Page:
Perhaps the best situation is when your character design fuels and inspires your game play design. If you’re implementing character traits or behaviors, think about how those work within the game, to make them more than just dressing.

“Default Resources”

Changing the load screen and default icons requires a paid license, right? So I imagine that rules out a lot of student and amateur developers right there.

Well, if you’ve paid for the license, and want to be taken seriously, then you want to touch every aspect of the game you produce and make it “yours”. Including making your own icon and load screen.

That said, I’ve never played a game and said “Wow, they had such great progress bars!”

I think it’s a little sad and ironic that GameMakerBlog basically says that the key to making a good Game Maker game is to disguise it so people won’t think it was made with Game Maker. Game Maker is a decent platform for game development, and doesn’t get as much respect or recognition as it really deserves.

Sure, Game Maker has its issues and limitations, but many of these are due to it making compromises necessary in order to realize its strengths. It has a low barrier to entry compared to, say, C++ and OpenGL, but cannot offer the kind of performance that native code in a low level language can. But Game Maker does in fact serve its intended purpose very well, and in the right hands can yield amazing results. “Looks like it was made in Game Maker” really means “by an amateur who doesn’t know what they’re doing” and such a person working with other tools likely often doesn’t even get their code past the compiler.

So the large number of low quality games made with Game Maker is really a mark of success, after a fashion. After all, if you have a little limited success early on with your first attempt at making a game, it’s more likely you’ll continue to try to get better than. Before you can make a great game, you have to start somewhere, and Game Maker gives move aspiring developers their start than probably any other platform. Learning to do it better will happen in time, but once you’re there, I don’t see anything wrong with showing a little pride and/or gratitude about the tools that helped you get there. Maybe some great games that leave in the placeholder load screen would help enhance Game Maker’s reputation.

“Windowed Mode”

GameMakerBlog claims that making a game in Full Screen is easy and requires only a few lines of code. I would say that setting the game to run in fullscreen mode is easy, but getting that game to look right and perform well at any resolution in fullscreen is not as easy.

It’s possible in Game Maker to force the Display to a resolution the programmer decides the game needs to run at, but a lot of players will not like that. Having the program take over the display settings and change them is jarring and can be alarming, and if it doesn’t reset things back to how they were on exit, is extremely annoying.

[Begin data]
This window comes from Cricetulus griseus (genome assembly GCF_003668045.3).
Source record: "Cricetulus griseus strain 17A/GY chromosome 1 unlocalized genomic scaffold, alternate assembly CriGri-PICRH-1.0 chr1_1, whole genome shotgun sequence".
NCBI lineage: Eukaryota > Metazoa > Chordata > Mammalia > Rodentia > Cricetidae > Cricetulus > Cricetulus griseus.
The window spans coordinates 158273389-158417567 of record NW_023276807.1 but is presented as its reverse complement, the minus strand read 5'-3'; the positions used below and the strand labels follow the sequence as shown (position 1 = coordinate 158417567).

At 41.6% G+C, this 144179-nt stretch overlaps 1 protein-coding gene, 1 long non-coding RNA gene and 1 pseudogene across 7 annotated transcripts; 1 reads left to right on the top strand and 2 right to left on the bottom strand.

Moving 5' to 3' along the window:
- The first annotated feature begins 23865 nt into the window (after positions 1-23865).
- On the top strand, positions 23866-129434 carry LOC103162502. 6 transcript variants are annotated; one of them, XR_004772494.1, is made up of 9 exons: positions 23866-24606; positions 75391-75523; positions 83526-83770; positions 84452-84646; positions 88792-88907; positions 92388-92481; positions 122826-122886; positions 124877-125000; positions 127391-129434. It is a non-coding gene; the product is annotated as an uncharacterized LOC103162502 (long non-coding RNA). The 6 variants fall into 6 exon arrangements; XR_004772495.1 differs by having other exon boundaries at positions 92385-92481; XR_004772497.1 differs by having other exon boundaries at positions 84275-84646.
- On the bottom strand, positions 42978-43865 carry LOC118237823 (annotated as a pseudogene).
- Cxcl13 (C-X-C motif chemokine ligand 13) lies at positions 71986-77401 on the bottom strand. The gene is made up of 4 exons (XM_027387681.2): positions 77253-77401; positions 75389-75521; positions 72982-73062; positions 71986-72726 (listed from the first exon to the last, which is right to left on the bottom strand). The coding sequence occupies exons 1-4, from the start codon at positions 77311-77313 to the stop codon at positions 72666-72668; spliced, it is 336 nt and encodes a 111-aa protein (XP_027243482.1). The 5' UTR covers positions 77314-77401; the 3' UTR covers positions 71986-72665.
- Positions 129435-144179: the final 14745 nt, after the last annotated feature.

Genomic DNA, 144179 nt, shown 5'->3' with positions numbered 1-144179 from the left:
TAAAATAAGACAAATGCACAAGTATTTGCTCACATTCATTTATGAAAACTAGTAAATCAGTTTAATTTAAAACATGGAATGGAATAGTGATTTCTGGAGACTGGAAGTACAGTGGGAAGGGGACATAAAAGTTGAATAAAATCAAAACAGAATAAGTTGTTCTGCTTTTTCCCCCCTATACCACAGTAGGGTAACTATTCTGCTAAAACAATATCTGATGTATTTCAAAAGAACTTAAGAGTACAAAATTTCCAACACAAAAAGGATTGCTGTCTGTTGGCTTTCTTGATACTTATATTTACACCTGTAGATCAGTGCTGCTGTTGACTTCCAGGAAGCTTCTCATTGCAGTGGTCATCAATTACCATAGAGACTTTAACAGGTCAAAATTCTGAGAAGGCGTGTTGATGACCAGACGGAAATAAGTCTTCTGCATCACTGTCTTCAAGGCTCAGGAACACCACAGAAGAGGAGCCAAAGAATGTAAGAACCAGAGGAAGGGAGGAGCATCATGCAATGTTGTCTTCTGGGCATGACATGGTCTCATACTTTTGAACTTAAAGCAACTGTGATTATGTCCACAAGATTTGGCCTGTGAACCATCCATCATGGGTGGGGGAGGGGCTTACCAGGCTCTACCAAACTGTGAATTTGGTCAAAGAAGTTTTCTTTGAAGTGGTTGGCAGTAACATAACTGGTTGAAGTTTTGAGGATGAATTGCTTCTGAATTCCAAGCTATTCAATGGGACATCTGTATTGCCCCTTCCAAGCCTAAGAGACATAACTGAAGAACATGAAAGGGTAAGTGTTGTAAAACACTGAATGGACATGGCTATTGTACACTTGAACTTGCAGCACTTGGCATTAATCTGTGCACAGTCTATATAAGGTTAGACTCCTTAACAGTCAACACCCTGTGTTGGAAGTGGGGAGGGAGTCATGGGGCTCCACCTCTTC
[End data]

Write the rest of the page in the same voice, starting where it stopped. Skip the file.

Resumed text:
Beyond that, if you make the decision to support multiple resolutions, you have a lot more work cut out for you. You must make decisions. How do you handle larger resolutions screens? Show more of the game? How do you size your rooms? Do you just stretch and scale them up for larger size resolution monitors? Do you use a black border? Do you dynamically re-position your HUD and re-position objects and tiles? Do you create static rooms to support every resolution you want the game to be able to play at?

My AutoFullScreen extension helps with the coding for setting the game to run in fullscreen mode and setting up a view sized to the display dimensions, but you will still need to decide what to do with your rooms, and possibly write some functions which change your room sizes on the fly, or else generate static rooms for every room in your game at every resolution.

What players really deserve is customizable settings. And Game Maker does not provide the developer with anything out of the box that you can just drop in to a project and be done with it. I would love it if I could just drop in a generic, skinnable room that provides basic graphics and sound controls, and maybe a set of widgets that allow other configuration settings, like changing the default control mappings, resetting high scores, and so on, a trophy room for achievements, and so on. That would be so nice.

Instead, the developer has to devote resources to building a “Settings” room, and then figuring out code to change all the relevant settings they want the player to be able to customize, and figure out a way to build useful interface widgets that the player can manipulate, then skin it all to make it consistent with the graphical theme of the game’s art design. It’s made even more challenging by the fact that Game Maker has no built-in user controls that you can simply drop into the room and put a little code into. You actually have to create sprites for sliders and buttons and checkboxes, and program them from generic objects. It’s *very* time consuming compared to what you get with other development environments.